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2005-UP-187 - State v. Graham

THIS OPINION HAS NO PRECEDENTIAL VALUE.  IT SHOULD NOT BE CITED OR RELIED ON AS PRECEDENT IN ANY PROCEEDING EXCEPT AS PROVIDED BY RULE 239(d)(2), SCACR.

THE STATE OF SOUTH CAROLINA
In The Court of Appeals

The State,        Respondent,

v.

Keith Bradley Graham,        Appellant.


Appeal From Fairfield County
Kenneth G. Goode, Circuit Court Judge


Unpublished Opinion No. 2005-UP-187
Submitted March 1, 2005 – Filed March 11, 2005


AFFIRMED


Tara Dawn Shurling, of Columbia, for Appellant.

Attorney General Henry Dargan McMaster, Chief Deputy Attorney General John W. McIntosh, Assistant Deputy Attorney General Donald J. Zelenka, Assistant Attorney General Melody Brown, all of Columbia; and Solicitor John R. Justice, of Chester, for Respondent.

PER CURIAM:  Keith Bradley Graham appeals his murder conviction, arguing he was entitled to a directed verdict because no credible evidence supported a finding of murder rather than voluntary manslaughter.  We affirm[1] pursuant to Rule 220(b)(2), SCACR and the following authorities:  State v. Cherry, 361 S.C. 588, 594, 606 S.E.2d 475, 4778 (2004) (holding on motion for directed verdict, the trial court is concerned with the existence of evidence, not with its weight); State v. Ham, 268 S.C. 340, 342, 233 S.E.2d 698, 698 (1977) (“Where the determination of guilt is dependent upon the credibility of the witnesses, a motion for a directed verdict is properly refused.”); State v. Scott, 330 S.C. 125, 131 n.4, 497 S.E.2d 735, 738 n.4 (Ct.App.1998) (holding issues of witness credibility are solely for the jury, not the appellate court); State v. McHoney, 344 S.C. 85, 97, 544 S.E.2d 30, 36 (2001) (holding on review of the denial of a directed verdict motion, the appellate court must view the evidence in the light most favorable to the State and if there is any direct or substantial circumstantial evidence tending to prove the defendant’s guilt, the court must hold the case was properly submitted to the jury); S.C. Code Ann. § 16-3-10 (2003) (defining murder as “the killing of any person with malice aforethought, either express or implied”); Sellers v. State, 362 S.C. 182, ___, 607 S.E.2d 82, 85 (2005) (“In a murder prosecution, malice may be implied if the defendant uses a deadly weapon.”); State v. Campbell, 287 S.C. 377, 379, 339 S.E.2d 109, 109 (1985) (defining a deadly weapon as any article, substance, or instrument likely to cause death or great bodily harm).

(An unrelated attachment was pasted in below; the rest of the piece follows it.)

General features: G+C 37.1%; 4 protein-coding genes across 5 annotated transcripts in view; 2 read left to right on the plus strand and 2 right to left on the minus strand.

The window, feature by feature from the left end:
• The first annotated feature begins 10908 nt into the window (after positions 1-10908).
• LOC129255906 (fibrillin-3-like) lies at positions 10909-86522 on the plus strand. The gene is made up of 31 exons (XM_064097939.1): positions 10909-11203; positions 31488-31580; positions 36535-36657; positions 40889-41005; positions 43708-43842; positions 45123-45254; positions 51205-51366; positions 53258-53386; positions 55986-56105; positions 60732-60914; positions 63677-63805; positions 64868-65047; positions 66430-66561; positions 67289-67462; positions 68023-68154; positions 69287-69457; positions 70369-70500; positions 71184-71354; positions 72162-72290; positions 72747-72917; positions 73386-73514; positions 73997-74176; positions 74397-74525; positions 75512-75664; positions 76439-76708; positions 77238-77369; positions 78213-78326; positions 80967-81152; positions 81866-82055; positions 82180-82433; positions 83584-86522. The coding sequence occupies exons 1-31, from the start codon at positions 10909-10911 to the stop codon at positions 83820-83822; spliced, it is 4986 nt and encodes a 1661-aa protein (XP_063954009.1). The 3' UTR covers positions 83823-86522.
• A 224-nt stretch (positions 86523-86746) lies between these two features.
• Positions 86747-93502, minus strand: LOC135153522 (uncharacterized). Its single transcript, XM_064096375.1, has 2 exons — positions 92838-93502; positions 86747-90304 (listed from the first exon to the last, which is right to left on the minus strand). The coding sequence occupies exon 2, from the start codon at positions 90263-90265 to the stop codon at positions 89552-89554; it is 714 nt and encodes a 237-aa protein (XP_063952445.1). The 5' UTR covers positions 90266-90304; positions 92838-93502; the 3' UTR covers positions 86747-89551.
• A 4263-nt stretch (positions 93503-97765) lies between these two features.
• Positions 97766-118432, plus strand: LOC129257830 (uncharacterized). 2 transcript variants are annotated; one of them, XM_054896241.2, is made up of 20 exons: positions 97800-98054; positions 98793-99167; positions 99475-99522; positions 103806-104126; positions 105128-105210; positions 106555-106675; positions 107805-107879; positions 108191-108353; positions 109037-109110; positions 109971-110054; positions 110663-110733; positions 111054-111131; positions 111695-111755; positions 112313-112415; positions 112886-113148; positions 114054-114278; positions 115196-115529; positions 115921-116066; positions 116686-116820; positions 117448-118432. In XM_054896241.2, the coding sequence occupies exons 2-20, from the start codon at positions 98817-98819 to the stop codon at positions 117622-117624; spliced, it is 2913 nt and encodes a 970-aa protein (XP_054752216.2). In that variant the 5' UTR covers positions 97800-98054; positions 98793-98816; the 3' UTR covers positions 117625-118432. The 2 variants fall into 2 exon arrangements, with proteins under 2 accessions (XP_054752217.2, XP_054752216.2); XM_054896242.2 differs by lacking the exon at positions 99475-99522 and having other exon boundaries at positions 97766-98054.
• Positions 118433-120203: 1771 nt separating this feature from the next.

AFFIRMED.

GOOLSBY, HUFF, and STILWELL, JJ., concur.


[1]        We decide this case without oral argument pursuant to Rule 215, SCACR.